Meet the Designer: Josh Henry
by David | April 5, 2012
Not too long ago, we received an order at i.materialise to 3D print some pretty big transparent pieces. Our curiosity kicked in and we decided to contact the designer to find out what these transparent parts were for. To our surprise, Josh revealed to us that it was for his magnificent Ula Miami Concept Car that he was developing at the University of Cincinnati. As soon as knew that, we didn’t hesitate a second and contacted him for an interview.
Here’s what our friend Josh had to say…
Tell us a bit about yourself… Who is Josh Henry?
I am currently a Junior at The University of Cincinnati, in Cincinnati, Ohio, USA. Car design has been a passion of mine and is what I have wanted to do for as long as I can remember. Car design for me is really about creating a product with emotion. Creating a life, or a character if you will. Thinking about the interaction between a person and a vehicle and that emotional attachment that one has with the vehicle. These are things that fascinate me.
Where did you find the inspiration for your amphibious vehicle?
Well, A lot of the inspiration came from when I was down in Florida at my internship at Sea Ray Boats. There was a presentation given by Melissa Sikorski and Carrie Fodor, two very talented designers there at Sea Ray. The presentation was on Women and Boating. Making it short, it was about how to get more women involved in recreational boating. One of the things that came up was the intimidation of boating. It can be a scary thing for a new boater. Having to pull a trailer, launch a boat, and also the designs of boats themselves are fairly intimidating. So that’s where it all started. I just kept thinking about it when I got back to school, and the idea was, What if your “trailer” were the wheels to drive you on land? Combining your vehicle and your trailer as one unit, and the boat “pod” attaches to that. This vehicle is also to eliminate the decisions of need versus want. Many people would love to have a car and a boat, but many can not afford both. This eliminates that.
DESIGN. I wanted the design to be unique. I really thought about the surfaces and how they interact with one another. I wanted a lot of the details to be more subtle and make the vehicle much more approachable. One challenge from the beginning was how to make the two pieces (trailer and boat parts) cohesive and not only fit together , but look good both when they’re apart and together. I really liked the idea of utilizing those gaps between the pieces and how they fit together and really design them in a way that they’re a design detail and not try to just cover them up.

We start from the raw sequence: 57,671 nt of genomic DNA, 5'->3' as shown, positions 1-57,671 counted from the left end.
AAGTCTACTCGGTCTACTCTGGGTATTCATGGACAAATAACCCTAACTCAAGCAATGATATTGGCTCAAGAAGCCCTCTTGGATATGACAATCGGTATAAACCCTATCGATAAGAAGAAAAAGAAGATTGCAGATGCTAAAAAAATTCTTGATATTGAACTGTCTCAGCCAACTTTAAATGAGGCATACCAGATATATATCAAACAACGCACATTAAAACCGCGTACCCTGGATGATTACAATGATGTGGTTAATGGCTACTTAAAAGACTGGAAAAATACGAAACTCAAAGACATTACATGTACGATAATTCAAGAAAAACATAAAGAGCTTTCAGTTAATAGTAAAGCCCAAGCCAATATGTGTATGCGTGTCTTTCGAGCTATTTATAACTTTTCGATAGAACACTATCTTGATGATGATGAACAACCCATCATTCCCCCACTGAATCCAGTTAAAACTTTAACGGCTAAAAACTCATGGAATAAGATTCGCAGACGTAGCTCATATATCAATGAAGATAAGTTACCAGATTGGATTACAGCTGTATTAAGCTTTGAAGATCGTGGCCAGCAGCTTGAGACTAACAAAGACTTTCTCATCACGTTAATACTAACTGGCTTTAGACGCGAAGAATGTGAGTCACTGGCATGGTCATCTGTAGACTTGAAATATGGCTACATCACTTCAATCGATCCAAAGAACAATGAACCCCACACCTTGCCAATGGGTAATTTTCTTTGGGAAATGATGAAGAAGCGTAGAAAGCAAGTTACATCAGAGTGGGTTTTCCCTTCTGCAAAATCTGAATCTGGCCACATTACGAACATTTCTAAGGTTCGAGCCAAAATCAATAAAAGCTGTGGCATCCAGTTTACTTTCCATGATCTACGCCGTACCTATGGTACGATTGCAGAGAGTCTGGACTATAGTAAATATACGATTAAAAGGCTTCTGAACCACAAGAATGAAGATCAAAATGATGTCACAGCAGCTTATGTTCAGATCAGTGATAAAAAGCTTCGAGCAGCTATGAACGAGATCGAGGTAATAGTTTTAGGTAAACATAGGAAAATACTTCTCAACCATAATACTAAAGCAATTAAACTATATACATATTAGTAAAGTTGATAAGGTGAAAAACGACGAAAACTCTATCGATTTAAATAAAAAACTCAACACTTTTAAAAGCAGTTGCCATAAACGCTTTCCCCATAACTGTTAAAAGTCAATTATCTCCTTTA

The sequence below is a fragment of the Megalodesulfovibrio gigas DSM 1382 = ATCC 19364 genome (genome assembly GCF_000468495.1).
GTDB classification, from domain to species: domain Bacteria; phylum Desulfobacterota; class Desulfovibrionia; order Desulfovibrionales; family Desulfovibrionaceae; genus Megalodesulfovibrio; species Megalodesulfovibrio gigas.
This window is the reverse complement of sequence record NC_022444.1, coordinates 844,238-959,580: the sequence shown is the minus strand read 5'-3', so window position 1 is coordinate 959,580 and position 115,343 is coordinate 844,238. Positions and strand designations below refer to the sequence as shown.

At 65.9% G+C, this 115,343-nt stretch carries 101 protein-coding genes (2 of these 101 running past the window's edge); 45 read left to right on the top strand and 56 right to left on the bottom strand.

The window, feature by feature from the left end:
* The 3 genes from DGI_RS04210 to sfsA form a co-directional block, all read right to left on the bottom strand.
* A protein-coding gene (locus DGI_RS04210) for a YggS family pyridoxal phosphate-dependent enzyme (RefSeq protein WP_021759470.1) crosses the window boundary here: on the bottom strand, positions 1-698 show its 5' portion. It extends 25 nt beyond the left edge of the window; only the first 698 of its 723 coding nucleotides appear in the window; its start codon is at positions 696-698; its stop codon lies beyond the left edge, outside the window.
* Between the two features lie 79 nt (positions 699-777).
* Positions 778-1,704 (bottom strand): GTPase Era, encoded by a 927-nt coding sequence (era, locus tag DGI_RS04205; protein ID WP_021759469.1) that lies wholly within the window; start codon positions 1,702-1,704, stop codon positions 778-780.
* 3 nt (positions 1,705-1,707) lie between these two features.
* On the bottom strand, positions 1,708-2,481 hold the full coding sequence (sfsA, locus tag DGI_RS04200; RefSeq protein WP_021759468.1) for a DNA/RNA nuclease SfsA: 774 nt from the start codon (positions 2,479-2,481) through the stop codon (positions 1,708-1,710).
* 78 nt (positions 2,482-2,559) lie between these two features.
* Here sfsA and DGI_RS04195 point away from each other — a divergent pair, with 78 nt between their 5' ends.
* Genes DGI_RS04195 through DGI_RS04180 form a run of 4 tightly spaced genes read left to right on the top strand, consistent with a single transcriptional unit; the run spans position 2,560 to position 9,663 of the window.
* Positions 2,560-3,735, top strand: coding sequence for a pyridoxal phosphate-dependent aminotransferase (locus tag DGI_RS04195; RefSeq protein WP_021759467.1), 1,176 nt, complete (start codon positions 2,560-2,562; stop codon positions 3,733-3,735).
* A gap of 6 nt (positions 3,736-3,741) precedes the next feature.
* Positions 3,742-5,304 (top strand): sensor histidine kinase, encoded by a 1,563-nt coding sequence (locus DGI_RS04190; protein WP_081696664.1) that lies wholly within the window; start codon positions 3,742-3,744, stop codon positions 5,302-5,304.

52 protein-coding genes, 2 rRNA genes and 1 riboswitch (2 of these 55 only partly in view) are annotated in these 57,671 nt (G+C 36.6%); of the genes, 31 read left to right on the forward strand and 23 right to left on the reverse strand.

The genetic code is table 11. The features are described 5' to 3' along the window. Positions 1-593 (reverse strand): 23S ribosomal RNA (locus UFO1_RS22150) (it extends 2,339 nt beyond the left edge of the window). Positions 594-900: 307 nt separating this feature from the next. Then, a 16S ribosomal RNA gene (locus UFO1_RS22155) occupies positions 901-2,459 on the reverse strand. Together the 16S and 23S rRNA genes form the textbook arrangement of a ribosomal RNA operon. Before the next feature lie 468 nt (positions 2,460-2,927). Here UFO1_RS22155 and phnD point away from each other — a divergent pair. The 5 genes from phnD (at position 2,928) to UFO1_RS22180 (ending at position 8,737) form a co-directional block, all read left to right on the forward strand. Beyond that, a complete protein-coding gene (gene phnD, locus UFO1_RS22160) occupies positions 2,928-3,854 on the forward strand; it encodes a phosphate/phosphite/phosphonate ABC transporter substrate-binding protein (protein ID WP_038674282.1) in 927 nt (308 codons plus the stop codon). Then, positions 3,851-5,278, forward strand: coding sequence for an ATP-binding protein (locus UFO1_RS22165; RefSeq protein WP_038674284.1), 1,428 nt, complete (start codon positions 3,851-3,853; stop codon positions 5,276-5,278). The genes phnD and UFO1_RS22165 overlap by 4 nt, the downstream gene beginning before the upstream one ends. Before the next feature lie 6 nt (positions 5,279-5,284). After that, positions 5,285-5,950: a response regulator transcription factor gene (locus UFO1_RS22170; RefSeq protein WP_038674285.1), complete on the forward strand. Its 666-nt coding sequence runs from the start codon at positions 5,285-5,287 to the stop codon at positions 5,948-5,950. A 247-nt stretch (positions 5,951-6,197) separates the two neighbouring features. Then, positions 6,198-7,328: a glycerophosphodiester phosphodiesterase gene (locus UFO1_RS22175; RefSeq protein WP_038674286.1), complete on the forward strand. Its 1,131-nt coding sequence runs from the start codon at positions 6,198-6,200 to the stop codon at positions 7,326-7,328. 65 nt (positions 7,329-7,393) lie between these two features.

One thing I did was added LED lighting that really emphasizes the part lines and really adds a lot of dynamic energy to the overall look and feel of the vehicle. The overall theme I imagined and the picture I created in my head from the very beginning was a Woman living in a modern world in the glamorous Miami. This vehicle enables her to have the freedom she desires. Utilizing her vehicle on land and water as she pleases for both pleasure and transportation. Being in Miami I also imagined the use for night life or just driving down the road in South Beach in the sun. When I thought about adding the lighting on the vehicle, this is where I really just pictured this vehicle driving down South Beach at night by all the clubs with the dramatic aqua colored lighting pouring onto the strip. Very appropriate for Miami.
What made you choose 3D printing over other techniques for certain parts of the car?
I used 3D Printing over other techniques because the parts I was making were much to complex to be able to mill for instance.
What other production techniques were applied?
Everything on the vehicle was 3d printed, except for a few small acrylic pieces that were laser cut.
What software packages did you use to create your design?
Have you 3D printed anything else beside these transparent pieces?
Yes the entire concept car was 3D printed. The main body of the chassis was printed in eight pieces. The hull of the boat was printed in six pieces. The 4 seats were 4 pieces each.. in all there were about 84 or so pieces that had to be put together.. all 3D printed.
Where did you get your other parts 3D printed?
Everything I printed was here at school in our rapid prototype center. The main body pieces had to be broken up because of the dimensions of the printer we have. The material is the plaster powder material. The only parts I had sent out to other places were the parts to you and the two floating center consoles which were printed by another 3D printing service. The Parts were so thin If I would have printed them here with the powder, they would have just crumbled. So I needed a stronger material so they were printed with a strong flexible material.
What can we expect you to 3D print next?
Well my next big project will be my senior thesis. That has yet to start, so right now I am not to sure. But I would like to get into 3d abstract sculptures to print.
Where can we find more about you and your amazing work?
I am currently working on a website. I don’t know when that will be finished, but right now my portfolio is the best way to see my work.
Did you receive any additional help for this project?
Yes. The final renderings for this project (the nice ones with the ocean backgrounds) were done by the very talented CG Artist Michael Rule-Z Kotoff. You can find his work here.
Without a doubt in our minds, Josh Henry is a young man to keep an eye on and if this was only his work as Junior we can’t wait to his Master Thesis! Needless to say, we are very impressed with his final results want our friend Josh to know that we’re more than ready to help him bring his next exciting project to life whenever the time comes. You can now also see Josh’s designer profile and his work in our gallery.